exists after 500◦C. It may be related with the formation of
3.3.4. Se-Curcumin Complex. It was thermally stable up to
150◦C. One molecule of crystalline water is eliminated in
range of 80–150◦C. In the range of 152–190◦C (weight loss:
found 1.78%, calcd.1.80%) we observe an endothermic peak
centered at 165◦C which can be related to the deshydroxyla-
selenium atom by the elimination of four water molecules
Bioinorganic Chemistry and Applications5
Figure 5: Proposed structures of curcumin complexes based on experimental calculation from TG and DTA measurements.
(deduced by obtained weight loss). Next decomposition at
487◦C is exothermic which can be related to the degradation
of total curcumin ligand compounds. Selenium oxide (SeO)
can be formed after 550◦C.
Thermograms of curcumin complexes were showed in
Figure 4. Thermal analysis proves that two stoichiome-
try of complexes were obtained (Figure 5), 1:1 and 1:2
(metal/ion), respectively. This difference of coordination
geometry is probably due to the various physicochemical
properties of each metal ion involved in complexation reac-
tion, like electro-negativity, nuclear ray, polarity, solubility,
and electronic configuration. However, previous study [16,
17] suggest that other factors such, molar ratio of reactants,
the nature of solvent used, or the chemical source of metal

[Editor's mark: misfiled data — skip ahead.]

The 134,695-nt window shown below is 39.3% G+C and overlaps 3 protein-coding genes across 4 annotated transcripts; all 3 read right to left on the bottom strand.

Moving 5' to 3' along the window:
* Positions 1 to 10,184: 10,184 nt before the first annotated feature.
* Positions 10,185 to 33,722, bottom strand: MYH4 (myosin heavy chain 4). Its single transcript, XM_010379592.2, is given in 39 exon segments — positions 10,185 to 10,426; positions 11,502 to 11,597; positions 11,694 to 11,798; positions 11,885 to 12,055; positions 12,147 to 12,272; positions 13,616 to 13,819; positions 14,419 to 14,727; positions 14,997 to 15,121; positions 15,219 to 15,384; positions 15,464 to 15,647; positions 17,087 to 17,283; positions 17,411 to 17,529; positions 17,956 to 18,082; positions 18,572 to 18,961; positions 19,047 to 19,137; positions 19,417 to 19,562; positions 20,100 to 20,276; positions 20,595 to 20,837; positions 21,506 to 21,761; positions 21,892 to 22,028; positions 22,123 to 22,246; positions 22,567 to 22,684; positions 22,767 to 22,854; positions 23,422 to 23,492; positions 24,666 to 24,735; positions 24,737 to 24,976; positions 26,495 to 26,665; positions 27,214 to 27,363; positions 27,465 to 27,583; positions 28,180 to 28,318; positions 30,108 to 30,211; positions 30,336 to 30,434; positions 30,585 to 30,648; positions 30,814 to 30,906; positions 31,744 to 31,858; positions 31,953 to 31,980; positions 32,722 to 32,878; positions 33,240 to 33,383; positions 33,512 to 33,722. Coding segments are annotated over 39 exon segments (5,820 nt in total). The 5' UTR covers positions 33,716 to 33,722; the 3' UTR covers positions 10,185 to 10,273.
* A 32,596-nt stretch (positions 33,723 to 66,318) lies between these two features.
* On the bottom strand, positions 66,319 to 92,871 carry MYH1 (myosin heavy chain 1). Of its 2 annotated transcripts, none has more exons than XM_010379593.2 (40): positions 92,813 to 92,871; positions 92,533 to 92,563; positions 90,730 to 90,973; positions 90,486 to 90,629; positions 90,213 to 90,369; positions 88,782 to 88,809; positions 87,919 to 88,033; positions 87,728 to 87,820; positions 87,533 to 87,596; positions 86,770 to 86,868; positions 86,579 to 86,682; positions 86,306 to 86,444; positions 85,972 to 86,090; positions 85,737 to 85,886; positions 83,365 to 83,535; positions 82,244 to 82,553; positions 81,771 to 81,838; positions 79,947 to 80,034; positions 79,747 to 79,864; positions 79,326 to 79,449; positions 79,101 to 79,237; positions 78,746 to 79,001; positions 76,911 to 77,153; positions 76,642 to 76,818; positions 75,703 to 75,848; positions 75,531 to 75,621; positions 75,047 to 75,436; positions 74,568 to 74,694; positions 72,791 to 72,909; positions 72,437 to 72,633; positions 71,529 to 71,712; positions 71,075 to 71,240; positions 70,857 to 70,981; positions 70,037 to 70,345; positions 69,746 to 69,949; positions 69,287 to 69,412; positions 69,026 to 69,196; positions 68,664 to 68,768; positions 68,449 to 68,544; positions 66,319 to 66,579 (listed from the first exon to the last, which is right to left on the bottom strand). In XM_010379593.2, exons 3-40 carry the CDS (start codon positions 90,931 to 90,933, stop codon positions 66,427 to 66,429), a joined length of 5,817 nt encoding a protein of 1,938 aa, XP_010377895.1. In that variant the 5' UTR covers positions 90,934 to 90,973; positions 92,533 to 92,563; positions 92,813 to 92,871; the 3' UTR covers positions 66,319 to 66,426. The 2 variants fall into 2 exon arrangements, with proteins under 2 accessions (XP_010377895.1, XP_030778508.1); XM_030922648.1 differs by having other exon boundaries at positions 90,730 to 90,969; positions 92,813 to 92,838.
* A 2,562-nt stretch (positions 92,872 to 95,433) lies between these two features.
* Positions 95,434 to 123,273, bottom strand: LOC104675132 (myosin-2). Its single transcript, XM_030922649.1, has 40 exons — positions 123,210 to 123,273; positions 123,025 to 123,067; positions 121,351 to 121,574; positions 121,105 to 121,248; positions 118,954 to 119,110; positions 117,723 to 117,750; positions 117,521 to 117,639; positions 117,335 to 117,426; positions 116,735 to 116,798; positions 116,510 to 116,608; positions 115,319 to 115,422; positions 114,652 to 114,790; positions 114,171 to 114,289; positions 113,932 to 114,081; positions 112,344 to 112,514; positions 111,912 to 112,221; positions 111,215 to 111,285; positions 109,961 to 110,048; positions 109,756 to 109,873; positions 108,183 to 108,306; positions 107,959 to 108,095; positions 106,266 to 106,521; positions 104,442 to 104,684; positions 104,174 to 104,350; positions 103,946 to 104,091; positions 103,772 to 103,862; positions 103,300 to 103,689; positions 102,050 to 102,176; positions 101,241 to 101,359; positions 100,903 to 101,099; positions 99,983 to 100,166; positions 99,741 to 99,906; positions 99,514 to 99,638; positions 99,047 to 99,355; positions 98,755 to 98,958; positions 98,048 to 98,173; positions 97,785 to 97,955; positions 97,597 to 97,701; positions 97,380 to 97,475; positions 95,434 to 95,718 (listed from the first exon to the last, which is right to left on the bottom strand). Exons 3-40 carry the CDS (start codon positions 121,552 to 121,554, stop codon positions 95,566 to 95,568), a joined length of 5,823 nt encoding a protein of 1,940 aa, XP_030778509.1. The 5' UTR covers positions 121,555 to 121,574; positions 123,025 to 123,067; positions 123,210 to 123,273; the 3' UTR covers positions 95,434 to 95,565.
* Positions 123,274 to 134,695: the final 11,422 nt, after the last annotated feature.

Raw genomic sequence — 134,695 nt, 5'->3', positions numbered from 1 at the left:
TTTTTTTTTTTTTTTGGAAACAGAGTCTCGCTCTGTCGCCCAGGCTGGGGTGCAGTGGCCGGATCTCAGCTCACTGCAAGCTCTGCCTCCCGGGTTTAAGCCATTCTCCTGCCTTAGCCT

ion, are implicated in the coordination geometry of resulting
6Bioinorganic Chemistry and Applications
7080 90 100 110 120
Residual curcumin (%)
pH = 2
pH = 7
pH = 6
pH = 10
Figure 6: Kinetic degradation of curcumin in various pH of 0.1M
buffer at 37◦C. The data are normalized to a value of 100 at zero
3.4. Stability Evaluation
3.4.1. Curcumin. It has been shown that curcumin has a
poor light stability. About a 5% decrease in absorbance
due to curcumin has been measured during the time for
typical sample preparation when clear rather than amber
glassware is used . Curcumin decomposes when exposed
to sunlight, both in ethanolic and methanolic extracts
and as a solid, vanillin, vanillic acid, ferulic aldehyde and
ferulic acid have been identified as the degradation products
When curcumin was added to 0.1M phosphate buffer,
pH = 7 (physiological condition in vitro), the majority of
curcumin was degraded after 1 hour. A series of pH values
from 2 to 10 in buffer solutions were assayed for this degra-